Calif. fire chief arrested in stabbing death
Orville "Moe" Fleming was arrested after a detective spotted him boarding a public bus
By Don Thompson
SACRAMENTO, Calif. — Despite reported sightings as distant as Los Angeles and Oregon, a former California fire battalion chief suspected in the stabbing death of his girlfriend never moved far from home as he eluded capture for more than two weeks, authorities said Friday.
Orville "Moe" Fleming was arrested after a detective spotted him boarding a public bus around noon as he apparently went looking for food, homicide Detective Brian Meux said.
He had shaved his moustache, changed into clothes he bought at a thrift shop, wore a hat and had been hiding in dense vegetation, avoiding capture despite multiple searches of the area using aircraft and tracking dogs.
Fleming "was basically hidden in plain sight," Meux said, close enough that he could hear the search helicopters circling overhead. "He was a lone survivor for those 16 days."
He was dirty and disheveled but was arrested unarmed and without incident near where he had abandoned his official California Department of Forestry and Fire Protection pickup in a Sacramento suburb May 1.
That's the same day deputies found the body of Sarah June Douglas inside the south Sacramento she had shared with Fleming for the past two years. Sacramento County Sheriff Scott Jones said the 26-year-old was "brutally stabbed" and detectives found "a horrific crime scene."
Jones said Fleming "admitted culpability in the stabbing of Miss Douglas" after his arrest. Meux said Fleming has not retained a lawyer.
Investigators had feared that Fleming, 55, would use his unique skills and tools to escape into a remote area. Fleming has considerable outdoor skills, was familiar with California's mountains because of his career as a wildland firefighter, and had keys to state fire facilities throughout the state.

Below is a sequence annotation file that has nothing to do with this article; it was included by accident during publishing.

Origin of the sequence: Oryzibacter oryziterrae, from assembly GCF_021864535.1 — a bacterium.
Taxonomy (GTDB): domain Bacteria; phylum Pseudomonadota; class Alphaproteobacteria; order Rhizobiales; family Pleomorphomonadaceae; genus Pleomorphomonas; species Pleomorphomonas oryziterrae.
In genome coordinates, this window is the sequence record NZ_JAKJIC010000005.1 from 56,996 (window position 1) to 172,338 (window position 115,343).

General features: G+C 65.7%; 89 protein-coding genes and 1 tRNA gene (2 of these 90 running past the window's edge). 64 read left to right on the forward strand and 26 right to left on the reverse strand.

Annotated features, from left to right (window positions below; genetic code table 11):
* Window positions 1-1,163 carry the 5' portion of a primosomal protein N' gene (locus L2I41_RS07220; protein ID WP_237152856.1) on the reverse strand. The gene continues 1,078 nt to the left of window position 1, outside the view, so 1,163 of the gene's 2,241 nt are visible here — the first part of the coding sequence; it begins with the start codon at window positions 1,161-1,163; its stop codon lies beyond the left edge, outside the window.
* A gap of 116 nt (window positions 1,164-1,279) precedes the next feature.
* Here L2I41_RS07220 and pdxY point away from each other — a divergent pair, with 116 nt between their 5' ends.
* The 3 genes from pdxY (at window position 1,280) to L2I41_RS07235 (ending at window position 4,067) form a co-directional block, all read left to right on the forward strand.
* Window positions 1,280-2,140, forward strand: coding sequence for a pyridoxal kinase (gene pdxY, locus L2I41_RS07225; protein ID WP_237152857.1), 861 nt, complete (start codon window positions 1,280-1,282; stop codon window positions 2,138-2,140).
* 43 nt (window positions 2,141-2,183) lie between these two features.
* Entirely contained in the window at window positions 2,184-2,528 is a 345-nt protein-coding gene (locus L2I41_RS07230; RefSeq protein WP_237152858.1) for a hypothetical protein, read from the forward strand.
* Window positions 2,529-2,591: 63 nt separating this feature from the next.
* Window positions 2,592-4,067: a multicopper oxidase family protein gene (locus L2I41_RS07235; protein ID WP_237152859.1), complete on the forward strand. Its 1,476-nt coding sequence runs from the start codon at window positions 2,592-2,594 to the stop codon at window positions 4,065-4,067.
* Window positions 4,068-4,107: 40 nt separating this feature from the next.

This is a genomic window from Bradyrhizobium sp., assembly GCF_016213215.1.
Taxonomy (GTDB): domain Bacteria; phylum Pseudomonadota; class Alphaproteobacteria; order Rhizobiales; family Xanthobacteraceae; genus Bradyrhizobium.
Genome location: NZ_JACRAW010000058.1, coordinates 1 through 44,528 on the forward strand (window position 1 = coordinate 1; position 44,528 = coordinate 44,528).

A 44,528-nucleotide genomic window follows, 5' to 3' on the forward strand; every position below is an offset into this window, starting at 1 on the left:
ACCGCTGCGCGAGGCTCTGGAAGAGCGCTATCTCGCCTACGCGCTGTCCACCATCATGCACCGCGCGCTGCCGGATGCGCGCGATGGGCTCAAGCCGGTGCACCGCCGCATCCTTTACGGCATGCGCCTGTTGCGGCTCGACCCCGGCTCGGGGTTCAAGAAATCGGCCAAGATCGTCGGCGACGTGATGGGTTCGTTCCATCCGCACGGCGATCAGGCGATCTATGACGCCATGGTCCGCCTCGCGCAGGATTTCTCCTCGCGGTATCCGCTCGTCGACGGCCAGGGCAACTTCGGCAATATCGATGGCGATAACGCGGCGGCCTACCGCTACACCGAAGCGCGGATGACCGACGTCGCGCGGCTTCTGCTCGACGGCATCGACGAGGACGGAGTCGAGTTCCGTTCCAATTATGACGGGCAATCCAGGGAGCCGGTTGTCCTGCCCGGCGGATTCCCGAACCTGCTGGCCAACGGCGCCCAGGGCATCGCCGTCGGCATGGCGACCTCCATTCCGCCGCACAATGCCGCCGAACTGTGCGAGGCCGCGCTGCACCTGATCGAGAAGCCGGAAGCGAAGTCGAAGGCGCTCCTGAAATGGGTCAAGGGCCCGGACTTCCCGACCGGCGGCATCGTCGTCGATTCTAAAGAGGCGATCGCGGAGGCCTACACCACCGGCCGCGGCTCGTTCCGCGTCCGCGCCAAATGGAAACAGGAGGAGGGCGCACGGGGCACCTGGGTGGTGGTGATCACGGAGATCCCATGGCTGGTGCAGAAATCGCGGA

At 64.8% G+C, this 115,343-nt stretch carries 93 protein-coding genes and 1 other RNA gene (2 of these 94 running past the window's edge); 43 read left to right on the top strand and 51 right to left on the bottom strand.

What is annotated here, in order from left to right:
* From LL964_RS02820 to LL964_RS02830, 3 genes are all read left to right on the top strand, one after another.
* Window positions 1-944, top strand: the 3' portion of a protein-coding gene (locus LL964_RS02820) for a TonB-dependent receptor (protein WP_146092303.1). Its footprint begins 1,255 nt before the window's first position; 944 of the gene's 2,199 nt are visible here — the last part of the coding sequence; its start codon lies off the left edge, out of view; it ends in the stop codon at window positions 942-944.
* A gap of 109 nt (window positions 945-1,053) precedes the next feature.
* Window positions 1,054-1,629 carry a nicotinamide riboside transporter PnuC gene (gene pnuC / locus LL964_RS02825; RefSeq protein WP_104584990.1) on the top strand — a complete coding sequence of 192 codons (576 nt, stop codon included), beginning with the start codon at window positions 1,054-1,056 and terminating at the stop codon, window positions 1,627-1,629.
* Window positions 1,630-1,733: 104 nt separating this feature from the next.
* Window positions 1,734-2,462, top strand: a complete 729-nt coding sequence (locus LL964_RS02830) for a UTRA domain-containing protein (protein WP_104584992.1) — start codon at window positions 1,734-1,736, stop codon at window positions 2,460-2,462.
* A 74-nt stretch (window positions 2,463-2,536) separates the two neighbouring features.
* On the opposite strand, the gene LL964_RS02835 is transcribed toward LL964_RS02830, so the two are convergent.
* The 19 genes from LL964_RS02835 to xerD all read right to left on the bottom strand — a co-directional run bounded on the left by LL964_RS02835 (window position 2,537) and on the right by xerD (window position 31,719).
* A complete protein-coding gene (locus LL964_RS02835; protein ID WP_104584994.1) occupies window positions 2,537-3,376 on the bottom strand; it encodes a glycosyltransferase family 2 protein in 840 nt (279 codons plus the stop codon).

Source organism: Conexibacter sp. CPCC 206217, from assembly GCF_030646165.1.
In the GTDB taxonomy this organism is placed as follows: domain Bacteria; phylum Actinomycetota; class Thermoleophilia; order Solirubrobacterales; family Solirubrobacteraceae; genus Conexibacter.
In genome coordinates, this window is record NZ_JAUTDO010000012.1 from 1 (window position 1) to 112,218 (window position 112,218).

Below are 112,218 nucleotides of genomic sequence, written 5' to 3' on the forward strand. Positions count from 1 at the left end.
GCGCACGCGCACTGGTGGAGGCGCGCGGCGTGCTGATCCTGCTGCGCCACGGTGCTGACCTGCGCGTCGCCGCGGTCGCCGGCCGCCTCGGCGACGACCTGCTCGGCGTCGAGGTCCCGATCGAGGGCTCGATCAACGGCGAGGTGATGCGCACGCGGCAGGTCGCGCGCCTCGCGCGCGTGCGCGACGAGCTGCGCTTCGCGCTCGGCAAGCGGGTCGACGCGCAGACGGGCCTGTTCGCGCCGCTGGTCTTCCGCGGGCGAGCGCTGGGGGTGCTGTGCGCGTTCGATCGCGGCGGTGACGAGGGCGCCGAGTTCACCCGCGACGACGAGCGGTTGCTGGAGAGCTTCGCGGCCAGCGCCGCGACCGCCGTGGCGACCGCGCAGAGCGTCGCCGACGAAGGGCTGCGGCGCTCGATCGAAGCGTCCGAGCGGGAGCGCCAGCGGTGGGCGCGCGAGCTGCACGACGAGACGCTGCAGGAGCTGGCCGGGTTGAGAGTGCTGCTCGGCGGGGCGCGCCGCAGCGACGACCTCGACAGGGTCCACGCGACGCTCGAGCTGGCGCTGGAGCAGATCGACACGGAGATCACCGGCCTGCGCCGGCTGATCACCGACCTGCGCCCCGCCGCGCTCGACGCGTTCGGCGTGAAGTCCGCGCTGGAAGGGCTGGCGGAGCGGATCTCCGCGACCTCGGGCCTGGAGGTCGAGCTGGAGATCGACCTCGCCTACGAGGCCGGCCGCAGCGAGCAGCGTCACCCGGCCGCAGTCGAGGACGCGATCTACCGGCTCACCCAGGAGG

Yet there was no sign that Fleming used those skills, Meux and Jones said, other than a blind determination to avoid capture.
He was fired from his job as a battalion chief and fire academy instructor after failing to show up at work for a week after the slaying.
"We are pleased that this search is over and the sheriff's office has apprehended Mr. Fleming," said Daniel Berlant, a spokesman for the California Department of Forestry and Fire Protection. "We will continue to support the sheriff and the district attorney in any way we can as the judicial process continues."
Meux said Fleming moved in with Douglas after meeting her as an escort who advertised on the Internet, but by the time of the slaying they were in "a romantic dating relationship."
"This was a domestic violence homicide," Meux said, and detectives treated it that way despite what Jones called the "sensational" nature of the case.
Fleming filed for divorce from his wife in Fresno County Superior Court in October, according to online records, but the case has not been finalized.
Fleming's estranged wife, Meagan Fleming, had sought a protective order against Douglas last fall, alleging Douglas was harassing her and her adult children in an attempt to get money from Orville Fleming. The request was denied a day later without being considered, when a judge said Meagan Fleming had not properly filled out the required form.
Meagan Fleming did not return telephone and email messages Friday. Meux said relatives of both Fleming and Douglas expressed relief when they were informed of his arrest.
Investigators had feared Fleming might have fled as far as Canada or Mexico, Meux said, and had received hundreds of tips, including unsubstantiated sightings hundreds of miles away.
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